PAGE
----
It seems like ages since my previous post on 7 May. I’ve hardly been inactive as I’ve played, via Skype, three games, all of which were good fun and welcome distractions to the current situation. I didn’t feel much like blogging about the games as the quality of the photos I took of the images on my computer screen were pretty average and I was far too engrossed in the games to remember much of what was happening. Good old fog of war. It’s actually quite good (not) having a drone’s-eye view of the tabletop. Is there anyone hiding behind that forest? Better send some men to find out the old fashioned way.

In terms of painting, after so many weeks of being housebound I suppose something had to happen. I’ve been very active dabbing and daubing away for half an hour or so two or three, even four times a day, and some of the fruits of this far from frenzied activity have been seen on this blog recently. Well, here is something totally different. With help from my mate Barry I’ve finally got stuck in to my long-stalled Italian Wars project, and it’s already shown signs of growing into an uncontrolled beast! It helps that I already have a fair few painted from around eight years ago when I became inspired by my mates’ Robbie Rodiss and Jim Sweeny’s collections which I played with in the flesh, and that of Jim Roach that I admired from afar.

My attempt at an early Spanish colonella, behind which there are two units of Gendarmes, the front being  generic Condotta and the rear one being Venetian. Spanish painted by Barry, the Gendarmes by me.
Venetians. Archers in the front and a pike block behind. Yes I know, I need to get some new movement trays for the larger units. Painted baby Barry, finished off by me. 
Light cavalry. In the forefront the ubiquitous Stradiotti (I need some more) in to the rear some  Florentine mounted hand gunners. 
The crossbows are Florentine. Arquebusiers are Venetian. 
The majority of the figures are from The Assault Group, with a fair number from the Perry twins. I have more of both these manufacturers figures to do, plus some venerable Hinchliffe and Old Glory castings. All the flags are from Pete’s Flags. A big thanks to Barry for helping me kick start this project. The PLAN is to have modest (ish) forces from Venice, the Papacy, Spain/Naples and French. And anything else that takes my fancy. Another good reason to be pleased today is that I’ve found enough space to store some more boxes in my man cave so they’ll all have a home.

Thursday 7 May 2020

The Guides de l’Armee d’Allemagne

I found some ‘spare’ early Napoleonic Hussars in the box of doom so thought I would knock off a quick half dozen figure squadron of the Guides de l’Armee d’Allemagne from the French Revolutionary Wars as depicted in a Knotel print I’ve seen. This was a short lived (they were subsumed into one of the regular hussar regiments ) and small unit but one with a good bit of dress sense when it came to their uniforms. Very bright. These are actually Eagle Figures Spanish Hussars but mirletons and breaches and a paint job and hey presto. I reckoned General Houchard in my FRW Flanders campaign needed a squadron of Guides so What better motivation than that. I’ve been struggling with painting these past few days but they’ll do.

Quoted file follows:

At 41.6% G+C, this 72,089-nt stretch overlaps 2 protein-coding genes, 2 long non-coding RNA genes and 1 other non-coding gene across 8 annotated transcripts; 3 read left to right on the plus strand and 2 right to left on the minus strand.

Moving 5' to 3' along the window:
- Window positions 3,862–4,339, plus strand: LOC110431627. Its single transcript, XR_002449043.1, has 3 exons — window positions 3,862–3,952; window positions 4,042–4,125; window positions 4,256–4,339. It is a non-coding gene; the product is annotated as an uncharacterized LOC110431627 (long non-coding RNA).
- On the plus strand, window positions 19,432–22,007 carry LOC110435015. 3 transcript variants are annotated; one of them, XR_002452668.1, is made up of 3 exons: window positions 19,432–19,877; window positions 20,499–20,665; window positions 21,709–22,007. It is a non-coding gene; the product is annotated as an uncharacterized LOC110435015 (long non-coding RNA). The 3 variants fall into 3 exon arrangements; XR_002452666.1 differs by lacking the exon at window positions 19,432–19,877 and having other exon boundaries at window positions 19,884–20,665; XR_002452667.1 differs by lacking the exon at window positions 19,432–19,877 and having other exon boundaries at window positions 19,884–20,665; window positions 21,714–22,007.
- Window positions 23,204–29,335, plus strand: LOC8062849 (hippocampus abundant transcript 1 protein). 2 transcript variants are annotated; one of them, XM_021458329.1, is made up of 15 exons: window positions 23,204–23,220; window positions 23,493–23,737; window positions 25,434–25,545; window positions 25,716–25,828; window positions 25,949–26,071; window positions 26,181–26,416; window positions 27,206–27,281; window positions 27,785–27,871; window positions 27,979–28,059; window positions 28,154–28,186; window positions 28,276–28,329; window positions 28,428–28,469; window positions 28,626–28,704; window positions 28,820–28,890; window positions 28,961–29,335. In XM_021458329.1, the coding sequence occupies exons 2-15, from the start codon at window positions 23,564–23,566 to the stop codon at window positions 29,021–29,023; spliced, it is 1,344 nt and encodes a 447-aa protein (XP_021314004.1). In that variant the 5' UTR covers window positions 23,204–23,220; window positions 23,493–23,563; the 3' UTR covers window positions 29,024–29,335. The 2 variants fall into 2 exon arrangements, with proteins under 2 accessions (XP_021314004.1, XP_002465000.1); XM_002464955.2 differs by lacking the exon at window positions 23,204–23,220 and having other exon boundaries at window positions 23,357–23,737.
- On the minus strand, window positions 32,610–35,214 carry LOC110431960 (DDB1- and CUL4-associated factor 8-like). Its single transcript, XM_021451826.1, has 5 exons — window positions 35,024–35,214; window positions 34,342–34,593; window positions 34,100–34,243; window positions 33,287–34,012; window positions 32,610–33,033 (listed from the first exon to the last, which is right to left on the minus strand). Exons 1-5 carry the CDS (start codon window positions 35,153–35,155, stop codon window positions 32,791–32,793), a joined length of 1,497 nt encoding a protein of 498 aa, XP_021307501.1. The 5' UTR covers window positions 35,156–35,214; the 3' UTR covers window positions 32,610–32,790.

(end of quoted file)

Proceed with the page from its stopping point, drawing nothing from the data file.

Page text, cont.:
Wednesday 6 May 2020

Wittstock and Skype

Last Saturday Steve kindly hosted another Thirty Years War game via Skype, this time the Battle of Wittstock on 4 October 1636.  The Swedes, commanded by a Scotsman and most of the army 'British' or German faced a roughly equal force of Imperialists. Both sides had only a portion of their troops on the table, but the difference was that the Swedes would be bringing troops on both short edges of the table on T2 and T4, exactly where dictated by rolling command dice each turn.

I only took a couple of photos of the game sadly as I was far too engrossed in the proceedings, especially when my flanking force of cavalry rolled up the Imperialist line from their right, and just in time too as our right and centre were beginning to crumble. 

It was a really good game and well done again Steve for organising it and doing all the hard work. We all agreed that Pike and Shot as a rule set for the TYW are pretty rubbish, for a list of reasons far to long to bother anyone with here. That said, it was still as I said a great game and a most excellent way to spend time with fellow wargaming friends in this time of crisis.

We are convening again next Saturday for another TYW battle, which I am looking forwards to very much.